"You should have done it long ago." The words are atonal-- he's trying for academic disinterest and falling sorely short. Well, no man is eager to die. "Like your solution with the humans-- secure your victory before the struggle even begins." Now he does lift his gaze, drinking in that beautiful face.
(my love, my enemy, my brother in arms)
"Reach into my mind," Erik says desperately. "Make it so that it is what you want. Change what you wish, discard what you can't. You have exactly the powers that separate gods from men. _Be_ god."
What follows is probably a long silence, though the older man cannot hear it over the pounding of blood in his ears. He can feel Charles following his train of thought, how the idea had grown in darkness and knew no light. That poorly composed painting, Japanese soldiers on their final banzai plunge, flashes briefly before him.
"Excuse me?" the professor asks, his voice like the sound of dead leaves on stone.
(hate has one edge, love has two)
"I said--" But Erik doesn't finish-- the breath seems knocked from him, replaced with cold, twisted bone. He hadn't realized how accustomed he'd become to Charles' mental presence, the glow of that affectionate sentience, until it is utterly gone. Involuntarily, he shivers.
"I heard what you said." Not just calm, but placid. Ice over a running stream. "I'm sorry." An expression of regret, rather than apology. "I thought I had made myself clear." The telepath's aura is like some phoenix's wing-span, crackling dangerously even as it suddenly holds itself apart from Erik.
"I love you." Xavier sounds very tired, as though his anger is outweighed by an almost physical disappointment. "_You_. Your mind, and the soul you mistakenly refuse to acknowledge. There's no denying you're physically attractive, and I don't think I've ever argued that point. However…" That blue gaze focuses briefly past the older man, as if searching the shadows. Erik knows better-- it is his own mirror of memory the professor is transfixed by. This is just the first time in a long while that Lehnsherr hasn't been privy to it as well. It's disconcerting, like static marring a broadcast.
(too much interference, too much white noise. I no longer hear the music and, worse still, I no longer remember the song.)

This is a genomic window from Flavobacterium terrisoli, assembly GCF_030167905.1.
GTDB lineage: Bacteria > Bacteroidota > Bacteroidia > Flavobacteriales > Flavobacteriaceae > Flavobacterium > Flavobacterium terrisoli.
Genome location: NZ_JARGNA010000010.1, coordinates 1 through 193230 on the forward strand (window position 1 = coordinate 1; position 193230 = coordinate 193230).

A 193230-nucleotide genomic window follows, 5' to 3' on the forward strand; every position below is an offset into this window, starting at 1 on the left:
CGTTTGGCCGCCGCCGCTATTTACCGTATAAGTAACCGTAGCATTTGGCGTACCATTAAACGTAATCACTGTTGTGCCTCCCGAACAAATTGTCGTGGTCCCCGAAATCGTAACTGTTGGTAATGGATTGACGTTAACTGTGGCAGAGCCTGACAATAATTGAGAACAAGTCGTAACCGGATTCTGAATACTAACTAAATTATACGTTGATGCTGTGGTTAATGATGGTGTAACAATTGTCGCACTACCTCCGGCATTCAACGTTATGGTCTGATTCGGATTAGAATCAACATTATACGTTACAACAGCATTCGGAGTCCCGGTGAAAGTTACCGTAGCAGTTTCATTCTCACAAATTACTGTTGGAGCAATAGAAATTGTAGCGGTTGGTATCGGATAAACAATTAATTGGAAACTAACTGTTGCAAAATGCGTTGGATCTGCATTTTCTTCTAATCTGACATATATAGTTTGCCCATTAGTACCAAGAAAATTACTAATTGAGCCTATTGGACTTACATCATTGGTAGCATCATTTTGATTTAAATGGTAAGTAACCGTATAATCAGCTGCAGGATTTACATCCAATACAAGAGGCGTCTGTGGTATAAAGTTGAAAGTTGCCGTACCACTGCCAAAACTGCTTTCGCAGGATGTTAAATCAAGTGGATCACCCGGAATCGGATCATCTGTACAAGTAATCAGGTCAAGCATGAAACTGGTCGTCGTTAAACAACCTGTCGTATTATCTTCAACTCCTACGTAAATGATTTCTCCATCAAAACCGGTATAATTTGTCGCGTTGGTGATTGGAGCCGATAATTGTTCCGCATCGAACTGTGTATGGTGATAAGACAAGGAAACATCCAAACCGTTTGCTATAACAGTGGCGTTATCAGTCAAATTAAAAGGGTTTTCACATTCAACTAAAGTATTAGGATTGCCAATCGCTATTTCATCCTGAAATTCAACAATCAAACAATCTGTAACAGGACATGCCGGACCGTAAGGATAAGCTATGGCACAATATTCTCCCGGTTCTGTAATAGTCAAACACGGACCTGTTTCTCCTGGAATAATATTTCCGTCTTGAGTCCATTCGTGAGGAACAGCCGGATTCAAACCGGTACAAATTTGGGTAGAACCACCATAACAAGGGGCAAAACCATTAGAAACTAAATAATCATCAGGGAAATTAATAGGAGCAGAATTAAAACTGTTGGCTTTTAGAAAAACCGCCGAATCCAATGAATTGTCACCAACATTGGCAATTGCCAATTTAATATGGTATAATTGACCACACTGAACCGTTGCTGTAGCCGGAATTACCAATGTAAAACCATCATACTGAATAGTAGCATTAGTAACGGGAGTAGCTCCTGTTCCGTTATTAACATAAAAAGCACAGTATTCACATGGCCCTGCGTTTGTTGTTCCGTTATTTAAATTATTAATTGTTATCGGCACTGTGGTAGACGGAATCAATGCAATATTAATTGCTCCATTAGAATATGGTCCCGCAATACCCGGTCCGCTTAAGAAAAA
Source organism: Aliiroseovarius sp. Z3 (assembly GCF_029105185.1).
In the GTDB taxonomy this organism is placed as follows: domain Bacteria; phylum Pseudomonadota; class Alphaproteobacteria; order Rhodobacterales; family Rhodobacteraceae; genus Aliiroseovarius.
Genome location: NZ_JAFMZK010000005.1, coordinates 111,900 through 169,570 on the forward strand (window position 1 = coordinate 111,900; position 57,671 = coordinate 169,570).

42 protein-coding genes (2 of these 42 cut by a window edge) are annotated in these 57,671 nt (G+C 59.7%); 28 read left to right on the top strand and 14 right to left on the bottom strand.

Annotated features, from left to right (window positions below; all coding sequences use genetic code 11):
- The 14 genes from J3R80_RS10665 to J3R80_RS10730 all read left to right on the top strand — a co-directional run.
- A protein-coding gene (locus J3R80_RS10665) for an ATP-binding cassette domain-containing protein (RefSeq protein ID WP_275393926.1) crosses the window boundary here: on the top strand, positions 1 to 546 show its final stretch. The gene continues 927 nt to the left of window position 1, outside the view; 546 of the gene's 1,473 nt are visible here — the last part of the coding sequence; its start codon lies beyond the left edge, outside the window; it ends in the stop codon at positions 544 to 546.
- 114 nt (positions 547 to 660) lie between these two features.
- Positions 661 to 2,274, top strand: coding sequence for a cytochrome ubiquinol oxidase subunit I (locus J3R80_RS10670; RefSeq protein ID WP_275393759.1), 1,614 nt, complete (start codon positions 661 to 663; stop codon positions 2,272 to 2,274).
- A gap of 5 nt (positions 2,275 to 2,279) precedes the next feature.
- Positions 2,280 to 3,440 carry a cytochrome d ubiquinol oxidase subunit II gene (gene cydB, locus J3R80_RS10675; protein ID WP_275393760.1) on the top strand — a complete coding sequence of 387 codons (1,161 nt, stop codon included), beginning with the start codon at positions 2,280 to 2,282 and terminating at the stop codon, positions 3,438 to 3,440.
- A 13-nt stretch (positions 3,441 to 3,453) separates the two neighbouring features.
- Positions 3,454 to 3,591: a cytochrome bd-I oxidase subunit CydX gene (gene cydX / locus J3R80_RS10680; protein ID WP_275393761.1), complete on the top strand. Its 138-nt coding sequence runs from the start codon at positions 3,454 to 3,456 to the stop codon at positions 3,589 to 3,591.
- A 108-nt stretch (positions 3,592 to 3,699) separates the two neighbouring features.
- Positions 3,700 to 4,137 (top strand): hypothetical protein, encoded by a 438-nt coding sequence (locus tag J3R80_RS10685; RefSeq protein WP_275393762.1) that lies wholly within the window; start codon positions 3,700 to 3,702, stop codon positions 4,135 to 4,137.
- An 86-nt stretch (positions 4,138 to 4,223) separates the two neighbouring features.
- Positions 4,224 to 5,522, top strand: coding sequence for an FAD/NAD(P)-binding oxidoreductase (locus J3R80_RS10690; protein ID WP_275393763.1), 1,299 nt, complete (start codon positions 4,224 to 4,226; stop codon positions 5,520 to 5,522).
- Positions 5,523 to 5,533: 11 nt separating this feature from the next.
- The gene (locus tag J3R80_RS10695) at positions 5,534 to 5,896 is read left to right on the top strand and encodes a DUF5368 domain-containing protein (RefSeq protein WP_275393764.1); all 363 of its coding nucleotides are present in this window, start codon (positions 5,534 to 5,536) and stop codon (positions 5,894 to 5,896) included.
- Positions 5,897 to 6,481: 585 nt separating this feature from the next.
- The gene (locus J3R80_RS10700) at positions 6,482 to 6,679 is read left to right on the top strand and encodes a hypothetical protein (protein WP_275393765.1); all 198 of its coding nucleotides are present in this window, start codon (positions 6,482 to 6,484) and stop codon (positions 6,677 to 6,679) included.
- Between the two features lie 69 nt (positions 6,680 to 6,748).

"Do you think other people's minds are pleasant?" Charles asks, seemingly changing tracks. He may not be reading his captive's mind, but he can definitely read the other man's face. He holds up a hand to forestall the familiar, inevitable argument. I'm not talking about whether their thoughts are unkind, or if their essential character bleeds through."
(oh, my poor, chivalrous darling-- do you think I like being right about the propensity for evil?)
"I'm talking about just the _feel_ of other minds around you, constantly. Its like looking at the same bowl of fruit painted by a million different artists. After a while, it can make you feel alien to yourself."
"But you--" Erik protests, remembering the look on his friend's face the first time he'd told the telepath to stay out of his head. The rest of the words won't come, however. It's probably just as well.
"Don't seem to have a problem being in your mind? Have, in fact, sought it out?" Those blue eyes are so _intense_, full of some feeling. It seems unbelievable that Erik cannot immediately decipher what it is. "It's not a hardship to be in your mind, Erik. One of these days, you're going to figure out that you're the exception, not the rule!"
spieglein, spieglein, an der wand- mirror, mirror on the wall
(I know almost nothing about German-- this translation was given to me by a friend of mine so, if I screwed it up, the fault lies with me. ^^;)
As always, comments will cause me to love you forever and... and... kiss your ring, or something! IDEK. ^^;;